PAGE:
Once in a blue moon, you might see a car driving down the road with a landau roof. What is a landau roof? It’s a fixed roof with cloth upholstery that makes it look like a convertible. But why is it called a landau roof and why would anyone want one?
A brief history on the landau roof
Also referred to as the “landau top,” the landau roof was originally used on coaches and horse-drawn carriages before cars were widely used or even invented. According to The Hog Ring, a “landau” was a convertible carriage with a manual-retractable top suspended on elliptical springs. These mid-18th-century carriages were invented and manufactured in a German city named Landau, hence the name.
The top itself was bisected so that the operator could drawback one section and leave the other side fully closed. It was kind of like an old-school sunroof made of cloth. The tops themselves had decorative sidebars to denote that they were landaus as opposed to ordinary cloth-top carriages.
Fast forward to the 1920s when American car manufacturers started incorporating landau tops into their cars. These fixed-roof cars feature the same decorative sidebars as their horse-drawn originators but lacked the same type of prestige. Eventually, the public at large didn’t see any point in having a fixed roof with a soft cloth top that wasn’t a full-fledged convertible, so the landau roof ended up being phased out in the 70s and 80s.
The landau roof may be gone, but it’s not forgotten
While automakers stopped incorporating the landau roof design in their coupes and sedans, the alternative roof décor became somewhat popular in the aftermarket. According to Doug Demuro, fake landau roof companies started popping up in the late 80s and early 90s ready to install this weird feature on just about any car that you wanted.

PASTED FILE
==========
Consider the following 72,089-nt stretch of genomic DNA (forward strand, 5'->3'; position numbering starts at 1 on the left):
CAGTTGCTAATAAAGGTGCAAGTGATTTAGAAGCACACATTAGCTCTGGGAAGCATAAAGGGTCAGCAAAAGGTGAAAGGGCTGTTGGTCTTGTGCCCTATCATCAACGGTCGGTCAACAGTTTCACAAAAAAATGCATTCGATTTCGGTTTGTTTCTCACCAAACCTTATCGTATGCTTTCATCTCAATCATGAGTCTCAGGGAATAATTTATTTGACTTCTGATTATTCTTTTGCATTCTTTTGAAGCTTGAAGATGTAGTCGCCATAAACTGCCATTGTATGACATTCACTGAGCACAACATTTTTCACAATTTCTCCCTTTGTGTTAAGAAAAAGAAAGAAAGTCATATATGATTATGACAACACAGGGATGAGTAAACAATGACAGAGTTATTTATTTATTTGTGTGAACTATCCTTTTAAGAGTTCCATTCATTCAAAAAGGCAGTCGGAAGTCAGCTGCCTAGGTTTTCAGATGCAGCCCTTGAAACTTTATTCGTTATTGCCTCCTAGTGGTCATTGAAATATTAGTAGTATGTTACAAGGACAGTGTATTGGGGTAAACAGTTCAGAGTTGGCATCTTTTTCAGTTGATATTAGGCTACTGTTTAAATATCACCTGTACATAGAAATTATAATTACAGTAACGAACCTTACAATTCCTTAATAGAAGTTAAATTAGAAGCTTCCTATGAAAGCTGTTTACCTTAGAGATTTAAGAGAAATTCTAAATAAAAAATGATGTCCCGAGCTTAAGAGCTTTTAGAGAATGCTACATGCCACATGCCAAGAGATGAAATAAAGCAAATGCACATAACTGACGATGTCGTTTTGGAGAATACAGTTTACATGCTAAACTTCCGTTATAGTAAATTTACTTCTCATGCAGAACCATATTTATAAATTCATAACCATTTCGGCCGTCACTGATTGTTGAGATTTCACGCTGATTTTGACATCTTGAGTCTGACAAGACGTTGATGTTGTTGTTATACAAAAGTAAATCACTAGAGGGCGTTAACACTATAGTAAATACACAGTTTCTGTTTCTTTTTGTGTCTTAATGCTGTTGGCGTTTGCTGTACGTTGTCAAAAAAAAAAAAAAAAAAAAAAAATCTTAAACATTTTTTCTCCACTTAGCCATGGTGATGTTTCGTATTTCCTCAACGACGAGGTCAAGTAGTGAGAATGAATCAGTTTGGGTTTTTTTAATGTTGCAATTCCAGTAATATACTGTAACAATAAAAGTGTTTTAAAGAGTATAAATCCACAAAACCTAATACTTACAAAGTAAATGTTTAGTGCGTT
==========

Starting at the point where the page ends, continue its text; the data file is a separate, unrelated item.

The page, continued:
But why? We’re not sure and based on our research, no one else is sure either. If anything, we can chalk the landau roof up to a pure styling preference as opposed to something more functional. Technically speaking, they never had much of a function on hardtop cars anyway.
Will the landau roof ever make a comeback?
Probably not. Especially since electric cars and hybrids are the waves of the future. However, I did come across this 2011 Toyota Camry with a landau top in my local Craigslist classifieds. To be honest, its execution looks pretty clean, but it doesn’t really seem to fit the car, especially since the Camry is not actually a convertible.
That all being said, if you do ever find interest in a landau top, you’ll happy to know there are plenty of online retailers that will outfit your car with one. It should cost around $300 to $800 depending on the type of material used, the design, and the amount of labor. Or you can just buy a real convertible and forget the whole landau concept. But at least now you know the backstory.